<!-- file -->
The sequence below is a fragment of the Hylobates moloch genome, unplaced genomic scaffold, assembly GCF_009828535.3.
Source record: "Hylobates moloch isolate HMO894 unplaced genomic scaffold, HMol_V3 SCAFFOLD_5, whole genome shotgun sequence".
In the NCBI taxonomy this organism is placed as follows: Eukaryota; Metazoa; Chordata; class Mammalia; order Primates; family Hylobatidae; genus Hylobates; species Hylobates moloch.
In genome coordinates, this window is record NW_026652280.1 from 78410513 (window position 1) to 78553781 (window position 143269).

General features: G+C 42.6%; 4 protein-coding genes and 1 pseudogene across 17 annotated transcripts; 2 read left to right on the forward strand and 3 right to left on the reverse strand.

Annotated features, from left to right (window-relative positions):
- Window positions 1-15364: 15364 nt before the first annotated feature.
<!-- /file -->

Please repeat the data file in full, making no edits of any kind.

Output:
The sequence below is a fragment of the Hylobates moloch genome, unplaced genomic scaffold, assembly GCF_009828535.3.
Source record: "Hylobates moloch isolate HMO894 unplaced genomic scaffold, HMol_V3 SCAFFOLD_5, whole genome shotgun sequence".
In the NCBI taxonomy this organism is placed as follows: Eukaryota; Metazoa; Chordata; class Mammalia; order Primates; family Hylobatidae; genus Hylobates; species Hylobates moloch.
In genome coordinates, this window is record NW_026652280.1 from 78410513 (window position 1) to 78553781 (window position 143269).

General features: G+C 42.6%; 4 protein-coding genes and 1 pseudogene across 17 annotated transcripts; 2 read left to right on the forward strand and 3 right to left on the reverse strand.

Annotated features, from left to right (window-relative positions):
- Window positions 1-15364: 15364 nt before the first annotated feature.